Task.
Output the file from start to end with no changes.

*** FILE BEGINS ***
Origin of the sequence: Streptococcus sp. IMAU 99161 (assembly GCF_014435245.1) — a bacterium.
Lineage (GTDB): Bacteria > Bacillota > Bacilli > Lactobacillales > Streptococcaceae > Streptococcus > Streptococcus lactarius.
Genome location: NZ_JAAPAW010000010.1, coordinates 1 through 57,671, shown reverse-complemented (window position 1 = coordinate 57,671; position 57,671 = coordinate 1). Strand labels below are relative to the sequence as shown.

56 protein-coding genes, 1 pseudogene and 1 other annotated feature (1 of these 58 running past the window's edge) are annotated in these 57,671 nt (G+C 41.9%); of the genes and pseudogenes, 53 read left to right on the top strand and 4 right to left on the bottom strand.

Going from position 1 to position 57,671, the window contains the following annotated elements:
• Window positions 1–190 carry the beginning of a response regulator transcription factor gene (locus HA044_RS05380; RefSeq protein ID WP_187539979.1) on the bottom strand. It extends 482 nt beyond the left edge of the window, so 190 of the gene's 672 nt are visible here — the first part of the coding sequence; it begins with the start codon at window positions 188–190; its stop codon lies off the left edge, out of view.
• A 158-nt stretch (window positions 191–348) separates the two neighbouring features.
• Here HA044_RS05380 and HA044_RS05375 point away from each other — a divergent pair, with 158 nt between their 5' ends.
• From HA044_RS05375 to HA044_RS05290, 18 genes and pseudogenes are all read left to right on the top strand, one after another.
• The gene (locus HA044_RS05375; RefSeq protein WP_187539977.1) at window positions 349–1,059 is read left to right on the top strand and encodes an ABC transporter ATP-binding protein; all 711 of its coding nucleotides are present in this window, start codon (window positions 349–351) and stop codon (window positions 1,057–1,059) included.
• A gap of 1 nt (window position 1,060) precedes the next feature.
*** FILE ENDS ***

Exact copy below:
Origin of the sequence: Streptococcus sp. IMAU 99161 (assembly GCF_014435245.1) — a bacterium.
Lineage (GTDB): Bacteria > Bacillota > Bacilli > Lactobacillales > Streptococcaceae > Streptococcus > Streptococcus lactarius.
Genome location: NZ_JAAPAW010000010.1, coordinates 1 through 57,671, shown reverse-complemented (window position 1 = coordinate 57,671; position 57,671 = coordinate 1). Strand labels below are relative to the sequence as shown.

56 protein-coding genes, 1 pseudogene and 1 other annotated feature (1 of these 58 running past the window's edge) are annotated in these 57,671 nt (G+C 41.9%); of the genes and pseudogenes, 53 read left to right on the top strand and 4 right to left on the bottom strand.

Going from position 1 to position 57,671, the window contains the following annotated elements:
• Window positions 1–190 carry the beginning of a response regulator transcription factor gene (locus HA044_RS05380; RefSeq protein ID WP_187539979.1) on the bottom strand. It extends 482 nt beyond the left edge of the window, so 190 of the gene's 672 nt are visible here — the first part of the coding sequence; it begins with the start codon at window positions 188–190; its stop codon lies off the left edge, out of view.
• A 158-nt stretch (window positions 191–348) separates the two neighbouring features.
• Here HA044_RS05380 and HA044_RS05375 point away from each other — a divergent pair, with 158 nt between their 5' ends.
• From HA044_RS05375 to HA044_RS05290, 18 genes and pseudogenes are all read left to right on the top strand, one after another.
• The gene (locus HA044_RS05375; RefSeq protein WP_187539977.1) at window positions 349–1,059 is read left to right on the top strand and encodes an ABC transporter ATP-binding protein; all 711 of its coding nucleotides are present in this window, start codon (window positions 349–351) and stop codon (window positions 1,057–1,059) included.
• A gap of 1 nt (window position 1,060) precedes the next feature.